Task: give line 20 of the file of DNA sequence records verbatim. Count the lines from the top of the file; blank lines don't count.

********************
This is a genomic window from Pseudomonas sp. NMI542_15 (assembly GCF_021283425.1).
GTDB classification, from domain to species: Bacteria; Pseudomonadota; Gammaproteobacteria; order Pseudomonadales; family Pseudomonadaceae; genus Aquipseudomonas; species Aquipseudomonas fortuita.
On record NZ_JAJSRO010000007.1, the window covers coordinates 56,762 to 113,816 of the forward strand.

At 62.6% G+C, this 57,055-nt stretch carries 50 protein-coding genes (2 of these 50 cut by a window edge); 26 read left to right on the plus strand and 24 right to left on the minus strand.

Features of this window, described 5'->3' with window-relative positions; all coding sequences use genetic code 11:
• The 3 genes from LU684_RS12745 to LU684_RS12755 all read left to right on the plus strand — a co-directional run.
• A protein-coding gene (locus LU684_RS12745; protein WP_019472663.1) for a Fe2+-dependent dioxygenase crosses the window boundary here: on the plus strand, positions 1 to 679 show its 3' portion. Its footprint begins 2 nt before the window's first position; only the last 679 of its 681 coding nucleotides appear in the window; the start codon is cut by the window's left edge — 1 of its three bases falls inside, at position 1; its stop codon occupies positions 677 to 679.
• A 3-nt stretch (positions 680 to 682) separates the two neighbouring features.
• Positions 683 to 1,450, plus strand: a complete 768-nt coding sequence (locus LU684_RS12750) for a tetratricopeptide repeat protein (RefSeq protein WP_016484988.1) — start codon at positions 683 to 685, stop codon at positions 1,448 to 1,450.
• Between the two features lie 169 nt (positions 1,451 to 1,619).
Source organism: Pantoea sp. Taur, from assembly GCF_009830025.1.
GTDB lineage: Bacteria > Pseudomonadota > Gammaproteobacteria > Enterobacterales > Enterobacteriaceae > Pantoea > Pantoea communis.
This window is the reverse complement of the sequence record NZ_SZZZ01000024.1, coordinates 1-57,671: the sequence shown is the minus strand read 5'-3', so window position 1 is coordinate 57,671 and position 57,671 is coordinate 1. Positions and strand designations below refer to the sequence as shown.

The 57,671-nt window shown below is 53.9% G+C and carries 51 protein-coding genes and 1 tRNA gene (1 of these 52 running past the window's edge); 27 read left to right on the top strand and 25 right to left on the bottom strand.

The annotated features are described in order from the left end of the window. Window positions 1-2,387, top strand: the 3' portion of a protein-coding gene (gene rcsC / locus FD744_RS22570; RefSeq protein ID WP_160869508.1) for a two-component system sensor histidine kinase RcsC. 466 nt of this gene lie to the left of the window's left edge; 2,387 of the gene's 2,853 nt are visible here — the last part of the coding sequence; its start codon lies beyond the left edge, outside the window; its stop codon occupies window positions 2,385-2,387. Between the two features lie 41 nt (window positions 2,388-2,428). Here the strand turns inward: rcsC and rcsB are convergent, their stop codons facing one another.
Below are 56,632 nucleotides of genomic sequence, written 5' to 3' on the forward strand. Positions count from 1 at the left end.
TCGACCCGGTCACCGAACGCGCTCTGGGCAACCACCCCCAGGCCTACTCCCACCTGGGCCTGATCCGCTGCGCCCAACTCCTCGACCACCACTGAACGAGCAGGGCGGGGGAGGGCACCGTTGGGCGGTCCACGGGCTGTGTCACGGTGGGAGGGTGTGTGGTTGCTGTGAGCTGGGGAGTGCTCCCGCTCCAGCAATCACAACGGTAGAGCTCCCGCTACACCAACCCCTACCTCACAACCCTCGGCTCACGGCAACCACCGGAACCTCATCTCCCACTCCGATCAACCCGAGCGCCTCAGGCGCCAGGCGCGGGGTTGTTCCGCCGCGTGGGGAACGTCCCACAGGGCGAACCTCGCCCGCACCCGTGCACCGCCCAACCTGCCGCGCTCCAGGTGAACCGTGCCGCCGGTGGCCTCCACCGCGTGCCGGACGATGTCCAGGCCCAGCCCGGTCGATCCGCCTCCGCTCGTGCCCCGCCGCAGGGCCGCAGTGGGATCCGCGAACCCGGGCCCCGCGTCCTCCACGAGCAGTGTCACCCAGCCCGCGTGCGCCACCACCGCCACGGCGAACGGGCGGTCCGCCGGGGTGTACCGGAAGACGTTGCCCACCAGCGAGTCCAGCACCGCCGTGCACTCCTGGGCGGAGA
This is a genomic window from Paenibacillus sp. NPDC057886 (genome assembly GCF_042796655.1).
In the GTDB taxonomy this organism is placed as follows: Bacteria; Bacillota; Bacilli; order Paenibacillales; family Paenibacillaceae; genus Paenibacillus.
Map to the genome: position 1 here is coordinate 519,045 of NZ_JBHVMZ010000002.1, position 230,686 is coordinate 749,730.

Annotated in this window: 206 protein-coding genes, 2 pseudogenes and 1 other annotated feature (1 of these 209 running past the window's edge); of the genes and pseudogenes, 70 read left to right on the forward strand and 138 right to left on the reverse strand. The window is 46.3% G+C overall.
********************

Map to the genome: position 1 here is coordinate 519,045 of NZ_JBHVMZ010000002.1, position 230,686 is coordinate 749,730.